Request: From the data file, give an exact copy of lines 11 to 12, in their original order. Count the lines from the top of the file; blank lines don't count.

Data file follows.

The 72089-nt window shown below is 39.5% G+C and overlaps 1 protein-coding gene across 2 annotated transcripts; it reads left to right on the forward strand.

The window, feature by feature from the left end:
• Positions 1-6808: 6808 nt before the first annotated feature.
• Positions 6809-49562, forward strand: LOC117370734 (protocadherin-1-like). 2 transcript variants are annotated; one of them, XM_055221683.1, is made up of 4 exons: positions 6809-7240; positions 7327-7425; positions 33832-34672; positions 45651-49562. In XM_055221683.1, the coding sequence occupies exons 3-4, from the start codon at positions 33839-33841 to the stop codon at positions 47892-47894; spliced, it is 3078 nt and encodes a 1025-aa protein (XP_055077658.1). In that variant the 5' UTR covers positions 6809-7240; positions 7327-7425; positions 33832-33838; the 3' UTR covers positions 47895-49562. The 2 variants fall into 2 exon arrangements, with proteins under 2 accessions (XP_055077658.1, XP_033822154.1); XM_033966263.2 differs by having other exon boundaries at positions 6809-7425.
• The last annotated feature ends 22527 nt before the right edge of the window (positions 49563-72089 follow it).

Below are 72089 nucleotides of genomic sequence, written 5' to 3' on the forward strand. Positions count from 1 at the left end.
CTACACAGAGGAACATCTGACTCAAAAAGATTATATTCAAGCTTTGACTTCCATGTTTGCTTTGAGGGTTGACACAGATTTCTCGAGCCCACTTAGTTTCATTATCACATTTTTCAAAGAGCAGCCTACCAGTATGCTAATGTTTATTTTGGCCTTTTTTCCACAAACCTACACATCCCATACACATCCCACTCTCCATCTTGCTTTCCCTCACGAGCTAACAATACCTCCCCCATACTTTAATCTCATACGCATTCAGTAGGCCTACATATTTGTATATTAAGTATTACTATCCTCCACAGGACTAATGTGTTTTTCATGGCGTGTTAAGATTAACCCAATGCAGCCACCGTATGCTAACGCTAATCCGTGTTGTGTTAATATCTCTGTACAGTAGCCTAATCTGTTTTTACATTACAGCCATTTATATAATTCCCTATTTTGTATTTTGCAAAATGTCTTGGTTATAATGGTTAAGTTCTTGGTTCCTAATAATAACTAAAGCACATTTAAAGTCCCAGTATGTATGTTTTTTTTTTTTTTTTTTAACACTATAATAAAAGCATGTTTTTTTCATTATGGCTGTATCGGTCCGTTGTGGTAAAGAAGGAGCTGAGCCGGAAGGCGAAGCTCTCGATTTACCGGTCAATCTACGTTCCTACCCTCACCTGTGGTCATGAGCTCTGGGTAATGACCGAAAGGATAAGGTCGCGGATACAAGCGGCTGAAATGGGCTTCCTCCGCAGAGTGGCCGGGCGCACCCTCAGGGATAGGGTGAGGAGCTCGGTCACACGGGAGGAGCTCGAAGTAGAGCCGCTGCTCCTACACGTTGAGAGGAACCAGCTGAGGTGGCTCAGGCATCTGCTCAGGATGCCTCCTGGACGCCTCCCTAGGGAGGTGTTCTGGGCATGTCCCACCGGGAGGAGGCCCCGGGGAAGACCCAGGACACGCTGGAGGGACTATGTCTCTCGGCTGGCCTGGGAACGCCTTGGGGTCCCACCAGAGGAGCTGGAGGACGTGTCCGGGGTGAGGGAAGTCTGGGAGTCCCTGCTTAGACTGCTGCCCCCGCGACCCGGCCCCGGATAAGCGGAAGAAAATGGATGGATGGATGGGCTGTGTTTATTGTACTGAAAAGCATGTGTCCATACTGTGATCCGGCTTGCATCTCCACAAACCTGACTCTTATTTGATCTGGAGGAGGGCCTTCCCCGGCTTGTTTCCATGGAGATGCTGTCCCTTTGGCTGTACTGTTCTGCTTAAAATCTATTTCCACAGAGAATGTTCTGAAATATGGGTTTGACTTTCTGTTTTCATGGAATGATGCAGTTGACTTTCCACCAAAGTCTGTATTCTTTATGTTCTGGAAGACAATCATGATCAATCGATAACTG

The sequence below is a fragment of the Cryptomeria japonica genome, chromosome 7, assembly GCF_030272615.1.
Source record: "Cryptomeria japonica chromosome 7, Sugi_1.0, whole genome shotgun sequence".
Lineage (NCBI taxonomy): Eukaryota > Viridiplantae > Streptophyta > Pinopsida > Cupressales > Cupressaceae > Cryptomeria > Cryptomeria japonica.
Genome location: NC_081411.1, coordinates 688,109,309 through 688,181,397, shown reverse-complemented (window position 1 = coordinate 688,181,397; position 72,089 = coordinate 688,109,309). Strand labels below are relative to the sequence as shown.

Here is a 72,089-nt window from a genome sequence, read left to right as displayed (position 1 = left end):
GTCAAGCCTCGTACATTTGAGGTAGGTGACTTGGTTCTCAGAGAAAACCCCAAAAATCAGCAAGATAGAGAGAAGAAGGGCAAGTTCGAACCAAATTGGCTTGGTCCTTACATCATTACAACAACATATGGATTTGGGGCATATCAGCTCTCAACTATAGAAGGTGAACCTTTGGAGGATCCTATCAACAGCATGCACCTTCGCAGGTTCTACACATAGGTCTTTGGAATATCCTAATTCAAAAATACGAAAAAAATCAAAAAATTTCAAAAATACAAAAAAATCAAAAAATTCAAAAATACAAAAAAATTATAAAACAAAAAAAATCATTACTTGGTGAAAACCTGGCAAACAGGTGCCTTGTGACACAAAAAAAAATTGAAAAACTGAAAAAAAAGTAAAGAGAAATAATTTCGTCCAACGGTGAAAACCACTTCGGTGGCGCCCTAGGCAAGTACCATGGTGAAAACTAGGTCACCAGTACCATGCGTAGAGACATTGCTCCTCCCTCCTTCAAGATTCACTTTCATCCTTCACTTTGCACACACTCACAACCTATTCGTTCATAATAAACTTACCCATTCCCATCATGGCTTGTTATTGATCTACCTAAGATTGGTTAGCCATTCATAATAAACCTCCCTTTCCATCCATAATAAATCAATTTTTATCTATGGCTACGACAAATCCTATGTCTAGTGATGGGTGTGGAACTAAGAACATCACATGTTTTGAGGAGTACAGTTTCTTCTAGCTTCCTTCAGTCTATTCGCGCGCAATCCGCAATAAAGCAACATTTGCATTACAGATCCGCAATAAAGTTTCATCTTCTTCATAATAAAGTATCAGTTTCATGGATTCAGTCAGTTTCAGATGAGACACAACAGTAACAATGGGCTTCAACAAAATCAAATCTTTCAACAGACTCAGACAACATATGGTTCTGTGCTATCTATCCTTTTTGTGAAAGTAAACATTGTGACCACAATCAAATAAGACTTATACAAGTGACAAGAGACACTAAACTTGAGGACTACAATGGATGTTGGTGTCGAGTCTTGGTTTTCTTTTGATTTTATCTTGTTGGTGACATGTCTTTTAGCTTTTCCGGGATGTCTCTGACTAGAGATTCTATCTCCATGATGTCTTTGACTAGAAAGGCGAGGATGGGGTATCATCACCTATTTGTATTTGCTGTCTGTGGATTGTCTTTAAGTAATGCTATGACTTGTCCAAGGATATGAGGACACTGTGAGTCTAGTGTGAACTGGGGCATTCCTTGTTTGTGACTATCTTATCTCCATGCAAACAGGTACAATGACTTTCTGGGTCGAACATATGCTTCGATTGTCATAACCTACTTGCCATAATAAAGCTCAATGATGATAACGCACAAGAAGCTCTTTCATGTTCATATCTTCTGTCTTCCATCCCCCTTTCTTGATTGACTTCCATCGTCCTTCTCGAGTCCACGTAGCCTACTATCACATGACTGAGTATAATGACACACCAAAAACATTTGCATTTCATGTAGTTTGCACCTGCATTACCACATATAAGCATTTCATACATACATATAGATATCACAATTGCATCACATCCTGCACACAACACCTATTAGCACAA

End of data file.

Genome location: NC_081411.1, coordinates 688,109,309 through 688,181,397, shown reverse-complemented (window position 1 = coordinate 688,181,397; position 72,089 = coordinate 688,109,309). Strand labels below are relative to the sequence as shown.

Here is a 72,089-nt window from a genome sequence, read left to right as displayed (position 1 = left end):